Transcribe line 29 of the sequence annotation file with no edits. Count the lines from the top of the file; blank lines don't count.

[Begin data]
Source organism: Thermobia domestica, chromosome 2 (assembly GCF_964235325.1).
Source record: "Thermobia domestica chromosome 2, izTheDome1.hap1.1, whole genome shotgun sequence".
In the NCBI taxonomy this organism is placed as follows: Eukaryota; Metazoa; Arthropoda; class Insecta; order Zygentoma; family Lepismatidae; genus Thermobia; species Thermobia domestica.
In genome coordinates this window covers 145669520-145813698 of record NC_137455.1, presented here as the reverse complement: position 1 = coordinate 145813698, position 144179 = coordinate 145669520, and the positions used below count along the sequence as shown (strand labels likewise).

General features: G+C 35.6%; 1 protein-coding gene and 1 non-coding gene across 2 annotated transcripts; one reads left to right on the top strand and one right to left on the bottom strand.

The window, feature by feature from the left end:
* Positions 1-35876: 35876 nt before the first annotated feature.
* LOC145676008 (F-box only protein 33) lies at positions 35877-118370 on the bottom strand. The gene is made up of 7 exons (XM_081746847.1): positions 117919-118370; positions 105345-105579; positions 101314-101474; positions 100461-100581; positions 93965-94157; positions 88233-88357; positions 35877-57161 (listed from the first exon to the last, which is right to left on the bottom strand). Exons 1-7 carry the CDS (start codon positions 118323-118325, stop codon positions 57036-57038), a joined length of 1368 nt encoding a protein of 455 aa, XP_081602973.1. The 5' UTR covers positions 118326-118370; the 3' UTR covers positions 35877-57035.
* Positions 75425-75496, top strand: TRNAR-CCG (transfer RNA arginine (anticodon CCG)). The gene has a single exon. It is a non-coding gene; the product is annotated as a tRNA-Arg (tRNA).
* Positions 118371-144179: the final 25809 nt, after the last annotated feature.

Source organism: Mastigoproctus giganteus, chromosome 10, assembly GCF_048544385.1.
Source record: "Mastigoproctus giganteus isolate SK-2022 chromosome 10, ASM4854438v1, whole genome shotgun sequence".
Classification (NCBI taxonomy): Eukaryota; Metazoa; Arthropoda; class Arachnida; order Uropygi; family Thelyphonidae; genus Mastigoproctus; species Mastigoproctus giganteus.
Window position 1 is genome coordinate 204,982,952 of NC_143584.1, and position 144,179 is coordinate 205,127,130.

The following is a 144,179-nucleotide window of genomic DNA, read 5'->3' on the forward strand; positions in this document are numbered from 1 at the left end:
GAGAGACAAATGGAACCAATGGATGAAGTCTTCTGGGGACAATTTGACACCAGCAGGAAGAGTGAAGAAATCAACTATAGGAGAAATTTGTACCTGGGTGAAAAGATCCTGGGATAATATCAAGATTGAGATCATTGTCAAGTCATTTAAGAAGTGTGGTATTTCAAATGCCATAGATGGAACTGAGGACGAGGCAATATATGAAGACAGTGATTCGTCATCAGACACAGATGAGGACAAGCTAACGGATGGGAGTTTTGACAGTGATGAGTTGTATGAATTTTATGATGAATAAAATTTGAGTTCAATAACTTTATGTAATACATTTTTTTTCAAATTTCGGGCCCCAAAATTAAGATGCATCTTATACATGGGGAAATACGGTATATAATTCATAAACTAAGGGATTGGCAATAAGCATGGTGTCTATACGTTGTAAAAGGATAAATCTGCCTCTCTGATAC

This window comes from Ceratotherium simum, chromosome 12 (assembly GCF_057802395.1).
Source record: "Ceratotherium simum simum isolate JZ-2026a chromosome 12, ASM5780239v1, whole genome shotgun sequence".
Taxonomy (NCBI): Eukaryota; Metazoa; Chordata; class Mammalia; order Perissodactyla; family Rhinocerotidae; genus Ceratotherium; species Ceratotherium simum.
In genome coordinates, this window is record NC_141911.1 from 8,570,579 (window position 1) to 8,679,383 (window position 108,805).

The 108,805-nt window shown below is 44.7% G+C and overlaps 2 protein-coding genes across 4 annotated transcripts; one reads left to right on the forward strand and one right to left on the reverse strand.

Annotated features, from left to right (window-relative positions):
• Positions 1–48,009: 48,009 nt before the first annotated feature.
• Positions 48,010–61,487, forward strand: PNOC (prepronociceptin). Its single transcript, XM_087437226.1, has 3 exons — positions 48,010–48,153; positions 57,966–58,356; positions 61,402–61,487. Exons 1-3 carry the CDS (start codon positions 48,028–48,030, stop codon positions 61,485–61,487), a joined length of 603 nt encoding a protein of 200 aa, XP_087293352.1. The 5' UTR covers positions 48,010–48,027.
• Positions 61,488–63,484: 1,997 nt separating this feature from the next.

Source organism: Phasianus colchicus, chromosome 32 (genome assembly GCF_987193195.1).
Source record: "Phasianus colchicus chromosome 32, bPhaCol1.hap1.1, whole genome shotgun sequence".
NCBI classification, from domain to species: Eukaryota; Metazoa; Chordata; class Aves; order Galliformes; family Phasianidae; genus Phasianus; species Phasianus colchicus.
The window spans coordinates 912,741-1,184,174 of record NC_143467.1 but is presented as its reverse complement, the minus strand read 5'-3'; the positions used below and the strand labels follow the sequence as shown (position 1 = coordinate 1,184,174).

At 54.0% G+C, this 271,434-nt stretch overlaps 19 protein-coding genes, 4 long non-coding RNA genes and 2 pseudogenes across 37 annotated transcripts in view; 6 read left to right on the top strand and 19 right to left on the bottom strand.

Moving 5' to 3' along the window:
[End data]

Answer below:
The window spans coordinates 912,741-1,184,174 of record NC_143467.1 but is presented as its reverse complement, the minus strand read 5'-3'; the positions used below and the strand labels follow the sequence as shown (position 1 = coordinate 1,184,174).